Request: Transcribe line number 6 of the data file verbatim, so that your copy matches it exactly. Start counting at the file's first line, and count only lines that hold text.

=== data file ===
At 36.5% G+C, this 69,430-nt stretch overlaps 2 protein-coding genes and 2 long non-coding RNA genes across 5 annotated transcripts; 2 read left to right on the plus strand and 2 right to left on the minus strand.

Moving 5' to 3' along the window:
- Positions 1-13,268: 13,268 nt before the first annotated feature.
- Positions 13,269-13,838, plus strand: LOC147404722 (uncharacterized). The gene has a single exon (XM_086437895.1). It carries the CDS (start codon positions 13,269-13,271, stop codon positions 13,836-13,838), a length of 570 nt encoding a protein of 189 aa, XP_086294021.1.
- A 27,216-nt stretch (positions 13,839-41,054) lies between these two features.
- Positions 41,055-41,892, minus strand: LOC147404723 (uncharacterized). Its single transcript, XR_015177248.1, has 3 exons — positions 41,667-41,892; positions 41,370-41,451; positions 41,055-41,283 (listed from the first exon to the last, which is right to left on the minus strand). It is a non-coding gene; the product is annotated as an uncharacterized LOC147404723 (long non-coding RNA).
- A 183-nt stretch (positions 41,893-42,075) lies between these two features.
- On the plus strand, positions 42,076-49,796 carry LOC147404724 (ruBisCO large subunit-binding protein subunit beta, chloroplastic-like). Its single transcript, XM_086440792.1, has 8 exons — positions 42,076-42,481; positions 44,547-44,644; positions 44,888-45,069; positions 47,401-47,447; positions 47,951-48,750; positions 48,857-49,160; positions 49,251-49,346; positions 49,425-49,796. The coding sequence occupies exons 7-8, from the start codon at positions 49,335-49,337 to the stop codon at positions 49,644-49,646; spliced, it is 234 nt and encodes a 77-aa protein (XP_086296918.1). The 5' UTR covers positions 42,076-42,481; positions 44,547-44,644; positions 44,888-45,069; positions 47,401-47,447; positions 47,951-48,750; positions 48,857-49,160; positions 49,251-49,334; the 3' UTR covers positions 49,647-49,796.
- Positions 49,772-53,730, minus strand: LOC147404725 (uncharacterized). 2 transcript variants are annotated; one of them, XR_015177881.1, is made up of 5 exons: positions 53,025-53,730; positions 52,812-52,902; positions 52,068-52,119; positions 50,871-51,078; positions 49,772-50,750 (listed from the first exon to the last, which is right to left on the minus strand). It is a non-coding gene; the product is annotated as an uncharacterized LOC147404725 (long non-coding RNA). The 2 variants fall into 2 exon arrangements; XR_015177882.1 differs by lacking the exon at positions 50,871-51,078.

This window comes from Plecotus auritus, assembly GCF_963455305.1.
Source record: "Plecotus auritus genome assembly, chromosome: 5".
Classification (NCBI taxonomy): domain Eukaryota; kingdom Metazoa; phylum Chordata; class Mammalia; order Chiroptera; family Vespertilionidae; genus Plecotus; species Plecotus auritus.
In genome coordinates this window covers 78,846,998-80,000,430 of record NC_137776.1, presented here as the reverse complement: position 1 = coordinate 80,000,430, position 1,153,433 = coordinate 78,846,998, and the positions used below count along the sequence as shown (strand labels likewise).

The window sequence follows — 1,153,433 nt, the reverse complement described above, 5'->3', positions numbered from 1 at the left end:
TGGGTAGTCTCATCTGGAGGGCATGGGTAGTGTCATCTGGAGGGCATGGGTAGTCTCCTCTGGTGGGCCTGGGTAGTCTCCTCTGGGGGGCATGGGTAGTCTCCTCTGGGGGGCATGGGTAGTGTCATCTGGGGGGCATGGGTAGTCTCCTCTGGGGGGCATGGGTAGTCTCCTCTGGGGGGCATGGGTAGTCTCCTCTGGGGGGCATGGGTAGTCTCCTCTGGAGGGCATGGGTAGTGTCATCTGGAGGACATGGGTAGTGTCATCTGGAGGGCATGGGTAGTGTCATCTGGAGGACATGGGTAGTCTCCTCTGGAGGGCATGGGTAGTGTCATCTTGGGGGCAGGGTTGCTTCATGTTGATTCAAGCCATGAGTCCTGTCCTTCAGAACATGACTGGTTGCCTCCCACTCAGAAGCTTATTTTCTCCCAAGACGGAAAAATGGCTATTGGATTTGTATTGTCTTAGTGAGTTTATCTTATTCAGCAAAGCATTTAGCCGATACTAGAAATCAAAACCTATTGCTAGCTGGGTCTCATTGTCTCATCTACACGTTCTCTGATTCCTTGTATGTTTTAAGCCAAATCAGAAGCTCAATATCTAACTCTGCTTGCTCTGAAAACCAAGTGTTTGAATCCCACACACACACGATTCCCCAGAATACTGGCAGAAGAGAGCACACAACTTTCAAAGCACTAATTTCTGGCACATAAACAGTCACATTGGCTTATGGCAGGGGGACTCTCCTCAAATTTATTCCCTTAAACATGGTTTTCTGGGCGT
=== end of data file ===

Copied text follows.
- Positions 41,055-41,892, minus strand: LOC147404723 (uncharacterized). Its single transcript, XR_015177248.1, has 3 exons — positions 41,667-41,892; positions 41,370-41,451; positions 41,055-41,283 (listed from the first exon to the last, which is right to left on the minus strand). It is a non-coding gene; the product is annotated as an uncharacterized LOC147404723 (long non-coding RNA).